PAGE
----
all the details of how it is to be carried out.  

United States

 v. 

Aubin, 87 F.3d 141, 145 (5th Cir. 1996); 

United States

 v. 

Boone, 951 F.2d 1526, 1543 (9th Cir. 1992); 

United States

 v. 

DePew, 932 F.2d 324, 328 (4th Cir. 1991); 

United States

 v. 


Hopkins
, 916 F.2d 207, 212 (5th Cir. 1990); 

United States

 v. 

Pearce, 912 F.2d 159, 161 (6th Cir. 1990); 

United States

 v. 

Powell, 853 F.2d 601, 604 (8th Cir. 1988).  


 
      Rather, the existence of an agreement may be proved by inference from the

actions and statements of the conspirators or from the surrounding circumstances

of the scheme.  Glasser v. 
United States
, 315 

U.S.

 60, 80 (1942);



United States

 v. Collins, 78 F.3d. 1021, 1037 (6th Cir. 1996); United

States v. Young, 954 F.2d 614, 618-19 (10th Cir. 1992); 

United States

 v.

Penagos, 823 F.2d 346, 348 (9th Cir. 1987); 

United States

 v. Mariani,

725 F.2d 862, 865-66 (2d Cir. 1984); 

United States

 v. Ballard, 663 F.2d

534, 543 (6th Cir. 1981).


 
      Moreover, the government is not required to prove that the members of the

conspiracy directly stated to each other the purpose of the agreement or all of

the details of the agreement.  

United States

 v. Gonzalez, 940 F.2d 1413,

1417 (11th Cir. 1991); 

United States

 v. McNeese, 901 F.2d 585, 599

(7th Cir. 1990); 

United States

 v. Schultz, 855 F.2d 1217, 1221 (6th Cir.

1988).


 

 
23.04[2]  Two or More Persons


 
      A defendant cannot conspire with himself or herself.  Morrison v.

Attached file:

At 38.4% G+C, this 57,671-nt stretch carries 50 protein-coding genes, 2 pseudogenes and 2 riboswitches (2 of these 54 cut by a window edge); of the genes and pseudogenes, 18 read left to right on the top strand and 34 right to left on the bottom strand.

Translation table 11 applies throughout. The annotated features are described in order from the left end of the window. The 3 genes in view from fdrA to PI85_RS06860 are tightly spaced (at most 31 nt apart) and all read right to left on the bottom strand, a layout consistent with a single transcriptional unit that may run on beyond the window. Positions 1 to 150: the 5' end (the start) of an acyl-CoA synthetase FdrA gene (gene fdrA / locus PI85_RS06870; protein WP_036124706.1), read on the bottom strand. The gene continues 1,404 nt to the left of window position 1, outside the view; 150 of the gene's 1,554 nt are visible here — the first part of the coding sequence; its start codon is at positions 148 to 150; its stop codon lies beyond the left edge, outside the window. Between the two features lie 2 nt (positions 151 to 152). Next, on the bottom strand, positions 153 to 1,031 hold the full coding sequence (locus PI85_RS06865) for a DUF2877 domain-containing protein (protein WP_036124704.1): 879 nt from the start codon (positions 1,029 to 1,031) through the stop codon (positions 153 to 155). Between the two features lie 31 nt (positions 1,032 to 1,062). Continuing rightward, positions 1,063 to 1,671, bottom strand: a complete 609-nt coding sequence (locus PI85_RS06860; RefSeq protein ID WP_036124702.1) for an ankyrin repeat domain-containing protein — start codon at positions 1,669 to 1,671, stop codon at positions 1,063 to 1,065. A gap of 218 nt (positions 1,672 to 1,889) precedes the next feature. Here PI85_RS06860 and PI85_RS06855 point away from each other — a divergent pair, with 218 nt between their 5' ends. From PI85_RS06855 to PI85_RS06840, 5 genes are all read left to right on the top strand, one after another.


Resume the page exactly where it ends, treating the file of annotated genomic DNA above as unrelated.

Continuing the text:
California
, 291 

U.S.

 82, 92 (1934).  In order to establish the existence of

an agreement, the government must show that the defendant and at least one other

person reached an understanding or agreement to carry out the objective of the

conspiracy.  

United States

 v. Giry, 818 F.2d 120, 125 (1st Cir. 1987);



United States

 v. Barnes, 604 F.2d 121, 161 (2d Cir. 1979); United

States v. Chase, 372 F.2d 453, 459 (4th Cir. 1967); Sears v. United

States, 343 F.2d 139, 141-42 (5th Cir. 1965).


 
        It makes no difference whether the other person is another defendant or

even named in the indictment.  
Rogers
 v. 
United States
, 340 

U.S.

 367, 375

(1951) ("identity of the other members of the conspiracy is not needed, inasmuch

as one person can be convicted of conspiring with persons whose names are

unknown").  See also United States v. Galvan, 961 F.2d 738, 742

(8th Cir. 1992); 

United States

 v. Rey, 923 F.2d 1217, 1222 (6th Cir.

1991); 

United States

 v. Lewis, 902 F.2d 1176, 1181 (5th Cir. 1990);


United States
 v. Allen, 613 F.2d 1248, 1253 (3d Cir. 1980); 

United States



v. 

Anderson

, 611 F.2d 504, 511 (4th Cir. 1979);.